Simon Wren-Lewis's picture
Affiliation: 
University of Oxford
Credentials: 
Professor of economics

Voting history

2014 Autumn Statement

Question 1: Do you agree that the scale of this planned reduction in total managed expenditure is credible?

Answer:
Disagree
Confidence level:
Very confident
Comment:
But the danger is that Osborne may nevertheless try to achieve it. As a political strategy, sharp cuts in the first 2 or 3 years of an administration, followed by easing off before the election, will have appeared to work if he is still in charge.

Secular Stagnation

Question 2: Do you think that current structural and fiscal policies should place a considerably greater emphasis on pushing the natural rate into positive territory?

Answer:
Strongly Agree
Confidence level:
Extremely confident
Comment:
An unusual degree of fiscal contraction has caused a slow recovery in the US, a delayed recovery in the UK, and a second recession in the Eurozone. This is all unnecessary and damaging, and so should be reversed, whether we have secular stagnation or not.

Question 1: Do you agree- making your own definition of secular stagnation clear if you disagree with that offered here- that it is more likely than not that the advanced Western economies have entered into a period of secular stagnation?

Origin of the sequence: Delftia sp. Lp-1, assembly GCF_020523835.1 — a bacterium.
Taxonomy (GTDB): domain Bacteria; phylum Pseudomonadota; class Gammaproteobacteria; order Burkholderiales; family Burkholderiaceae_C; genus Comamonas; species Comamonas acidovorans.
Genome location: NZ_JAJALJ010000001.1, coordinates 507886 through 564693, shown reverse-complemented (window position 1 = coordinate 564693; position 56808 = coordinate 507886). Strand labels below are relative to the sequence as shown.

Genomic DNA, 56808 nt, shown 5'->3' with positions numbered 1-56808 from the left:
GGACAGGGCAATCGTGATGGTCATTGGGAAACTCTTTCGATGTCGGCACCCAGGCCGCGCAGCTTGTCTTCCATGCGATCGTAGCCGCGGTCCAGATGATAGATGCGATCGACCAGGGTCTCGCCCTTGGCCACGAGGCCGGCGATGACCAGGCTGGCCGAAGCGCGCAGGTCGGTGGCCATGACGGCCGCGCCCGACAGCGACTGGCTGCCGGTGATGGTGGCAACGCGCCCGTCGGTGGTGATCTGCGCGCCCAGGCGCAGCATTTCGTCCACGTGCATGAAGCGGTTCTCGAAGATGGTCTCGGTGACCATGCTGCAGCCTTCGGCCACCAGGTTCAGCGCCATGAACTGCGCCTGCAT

Answer:
Disagree
Confidence level:
Not confident
Comment:
The empirical evidence that there has been a fall in the 'natural' real interest rate since the 1980s is pretty clear. Whether it has fallen to some negative number is much less clear. Our current problems with nominal rates staying at the zero lower bound may reflect a small but positive natural real rate coupled with a degree of fiscal contraction that is quite unusual during the recovery stage of a recession. I've also found the theoretical explanations so far offered unconvincing.

Migration and the UK economy August 2014

Question 2: Do you agree that current government policies with respect to non-EU migration (including policies on students, skilled workers, and family migration) are effective in maximizing the gains to the economy from migration while minimizing any possible negative impact to specific groups?

Answer:
Strongly Disagree
Confidence level:
Very confident
Comment:
Targets based on NET migration make no sense. Including students makes no sense, and harms the economy. The policy seems to be to make getting visas as difficult as possible, which in cases I know can cause a lot of individual distress, as well as forcing needless red tape on individuals and businesses.

Question 1: Do you agree that migration to the UK can be expected to be beneficial for the average income of current UK inhabitants in the upcoming decade?

Answer:
Agree
Confidence level:
Very confident

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